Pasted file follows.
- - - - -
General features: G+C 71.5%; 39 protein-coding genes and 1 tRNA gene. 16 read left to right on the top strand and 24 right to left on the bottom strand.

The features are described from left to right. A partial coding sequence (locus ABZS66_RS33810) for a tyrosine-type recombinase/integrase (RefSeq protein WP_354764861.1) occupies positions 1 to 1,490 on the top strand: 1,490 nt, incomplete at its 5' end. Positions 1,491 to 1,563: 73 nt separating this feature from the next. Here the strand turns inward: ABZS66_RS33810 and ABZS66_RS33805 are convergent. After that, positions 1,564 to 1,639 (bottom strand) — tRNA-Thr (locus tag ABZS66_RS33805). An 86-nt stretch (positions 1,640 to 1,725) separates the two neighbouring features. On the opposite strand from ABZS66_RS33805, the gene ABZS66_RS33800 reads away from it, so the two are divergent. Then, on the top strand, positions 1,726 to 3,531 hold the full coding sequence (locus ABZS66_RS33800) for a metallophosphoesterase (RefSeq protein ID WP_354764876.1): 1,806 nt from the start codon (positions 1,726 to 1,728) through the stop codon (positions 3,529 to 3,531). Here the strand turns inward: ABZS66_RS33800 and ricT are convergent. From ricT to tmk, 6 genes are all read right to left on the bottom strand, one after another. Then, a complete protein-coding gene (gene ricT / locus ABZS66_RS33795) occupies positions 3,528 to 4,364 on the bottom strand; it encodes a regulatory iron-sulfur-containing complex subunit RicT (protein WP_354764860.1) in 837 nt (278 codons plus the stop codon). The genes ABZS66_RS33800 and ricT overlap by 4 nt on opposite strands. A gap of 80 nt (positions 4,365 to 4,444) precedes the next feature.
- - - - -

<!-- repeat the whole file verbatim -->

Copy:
General features: G+C 71.5%; 39 protein-coding genes and 1 tRNA gene. 16 read left to right on the top strand and 24 right to left on the bottom strand.

The features are described from left to right. A partial coding sequence (locus ABZS66_RS33810) for a tyrosine-type recombinase/integrase (RefSeq protein WP_354764861.1) occupies positions 1 to 1,490 on the top strand: 1,490 nt, incomplete at its 5' end. Positions 1,491 to 1,563: 73 nt separating this feature from the next. Here the strand turns inward: ABZS66_RS33810 and ABZS66_RS33805 are convergent. After that, positions 1,564 to 1,639 (bottom strand) — tRNA-Thr (locus tag ABZS66_RS33805). An 86-nt stretch (positions 1,640 to 1,725) separates the two neighbouring features. On the opposite strand from ABZS66_RS33805, the gene ABZS66_RS33800 reads away from it, so the two are divergent. Then, on the top strand, positions 1,726 to 3,531 hold the full coding sequence (locus ABZS66_RS33800) for a metallophosphoesterase (RefSeq protein ID WP_354764876.1): 1,806 nt from the start codon (positions 1,726 to 1,728) through the stop codon (positions 3,529 to 3,531). Here the strand turns inward: ABZS66_RS33800 and ricT are convergent. From ricT to tmk, 6 genes are all read right to left on the bottom strand, one after another. Then, a complete protein-coding gene (gene ricT / locus ABZS66_RS33795) occupies positions 3,528 to 4,364 on the bottom strand; it encodes a regulatory iron-sulfur-containing complex subunit RicT (protein WP_354764860.1) in 837 nt (278 codons plus the stop codon). The genes ABZS66_RS33800 and ricT overlap by 4 nt on opposite strands. A gap of 80 nt (positions 4,365 to 4,444) precedes the next feature.